The United Kingdom’s financial market rules will remain largely aligned with those of the United States and the European Union to minimize disruption to global companies, according to Andrew Griffith, the UK’s financial services minister. Speaking at the FIX trading conference, Griffith stated that the “Edinburgh Reforms” would bring proportionate, modern, and high-standard regulation to the country.
Since the UK’s departure from the EU in 2020, the UK has been under pressure to strengthen London’s position as a center for listing companies, following a rebuff from Arm, a British chip designer. The US and EU have also proposed market reforms, and global banks are looking to avoid major divergence in rules that could increase their costs.
Griffith emphasized that the UK has a “clear vision” of ambitious practitioner-led reforms that will help the country’s regulation be more proportionate, simpler, modern, and based on high standards. He said the UK is already building great relationships with its European and US counterparts and wants to stay in the regulatory orbit as much as possible, adding that the UK seeks to remove friction from the system, not add to it.
When writing rules, the UK’s regulators will have to consider the sector’s international competitiveness, Griffith said, adding that the country would only do so in a balanced and orderly way.
Danuta Huebner, a European Parliament member who is leading the reform of EU securities rules, said the Edinburgh Reforms put increased emphasis on risk-taking and competitiveness. However, it was unclear whether this would lead to divergence from the EU. She stressed that the language being used on both sides of the Channel is one of reform rather than divergence and that the UK and EU are on a path to normalizing post-Brexit relations.
Earlier this week, the 27-member bloc announced that it would activate a new forum for UK and EU regulators to exchange views. The move is key to easing tensions over issues like derivatives clearing.
The announcement by Griffith follows a period of uncertainty for London’s financial services sector, which has struggled to find its footing after Brexit. Many in the industry have expressed concern that the UK’s departure from the EU could result in a loss of business to other financial hubs, such as Frankfurt or Paris. However, the UK government has sought to assure businesses that it will take steps to ensure the continued growth and success of the sector.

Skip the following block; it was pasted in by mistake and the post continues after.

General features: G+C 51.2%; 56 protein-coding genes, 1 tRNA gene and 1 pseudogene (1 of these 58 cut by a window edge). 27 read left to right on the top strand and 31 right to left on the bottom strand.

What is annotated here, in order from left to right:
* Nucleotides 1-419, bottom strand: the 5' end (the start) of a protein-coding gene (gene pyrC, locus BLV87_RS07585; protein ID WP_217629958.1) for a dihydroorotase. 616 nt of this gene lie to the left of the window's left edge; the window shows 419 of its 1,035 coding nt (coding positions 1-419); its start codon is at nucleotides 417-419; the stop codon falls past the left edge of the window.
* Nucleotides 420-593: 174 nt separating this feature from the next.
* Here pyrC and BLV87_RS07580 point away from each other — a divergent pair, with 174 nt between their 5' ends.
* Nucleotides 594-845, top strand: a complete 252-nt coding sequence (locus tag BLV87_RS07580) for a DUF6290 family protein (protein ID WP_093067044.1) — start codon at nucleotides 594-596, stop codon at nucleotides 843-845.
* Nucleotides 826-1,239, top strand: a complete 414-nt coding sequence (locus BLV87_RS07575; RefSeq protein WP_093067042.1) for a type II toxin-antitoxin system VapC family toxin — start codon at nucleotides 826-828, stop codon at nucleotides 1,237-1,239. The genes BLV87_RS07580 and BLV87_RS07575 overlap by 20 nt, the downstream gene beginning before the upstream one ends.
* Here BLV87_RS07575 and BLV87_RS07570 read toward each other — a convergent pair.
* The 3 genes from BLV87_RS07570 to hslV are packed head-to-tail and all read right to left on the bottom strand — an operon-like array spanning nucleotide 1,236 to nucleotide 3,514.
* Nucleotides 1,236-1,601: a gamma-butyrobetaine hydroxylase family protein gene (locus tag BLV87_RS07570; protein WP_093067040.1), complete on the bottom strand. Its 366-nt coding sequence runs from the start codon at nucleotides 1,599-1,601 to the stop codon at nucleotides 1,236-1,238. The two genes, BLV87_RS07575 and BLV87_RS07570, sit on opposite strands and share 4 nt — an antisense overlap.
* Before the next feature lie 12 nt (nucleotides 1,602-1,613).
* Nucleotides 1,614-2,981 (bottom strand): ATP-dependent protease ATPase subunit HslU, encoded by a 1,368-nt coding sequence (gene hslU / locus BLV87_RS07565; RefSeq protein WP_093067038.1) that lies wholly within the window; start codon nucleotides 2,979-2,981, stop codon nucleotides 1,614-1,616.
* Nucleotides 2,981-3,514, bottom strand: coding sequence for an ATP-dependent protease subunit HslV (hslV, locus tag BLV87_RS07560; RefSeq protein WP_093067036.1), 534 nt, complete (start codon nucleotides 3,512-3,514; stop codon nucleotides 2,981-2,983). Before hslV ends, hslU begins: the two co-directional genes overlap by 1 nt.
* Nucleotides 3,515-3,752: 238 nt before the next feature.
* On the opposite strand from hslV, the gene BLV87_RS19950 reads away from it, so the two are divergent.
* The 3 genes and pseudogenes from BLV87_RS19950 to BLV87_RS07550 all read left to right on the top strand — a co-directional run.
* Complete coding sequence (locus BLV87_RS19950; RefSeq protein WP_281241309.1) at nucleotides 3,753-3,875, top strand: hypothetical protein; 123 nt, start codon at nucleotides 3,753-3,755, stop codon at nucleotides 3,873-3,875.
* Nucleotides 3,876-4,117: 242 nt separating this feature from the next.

The Edinburgh Reforms were first proposed in 2020 and seek to create a more flexible and dynamic regulatory framework that can adapt to changing market conditions. The reforms will also help the UK to maintain its position as a leader in financial services, according to Griffith.
The UK’s decision to align its financial market rules with those of the US and EU has been welcomed by many in the industry. Banks and other financial institutions had feared that the UK could become a “third polarity” with its own set of rules, leading to increased costs and complexity. The move to remain aligned with the US and EU rules will help to reduce these concerns, according to industry insiders.
The activation of the new forum for UK and EU regulators is also seen as a positive step towards resolving some of the issues that have arisen as a result of Brexit. The forum will provide a platform for regulators on both sides to exchange views and ensure that regulations are consistent across borders.
The UK’s decision to align its financial market rules with those of the US and EU is seen as a positive step towards ensuring the continued success of the country’s financial services sector. The move will help to reduce costs and complexity for businesses operating in multiple jurisdictions, while also ensuring that regulations remain consistent across borders.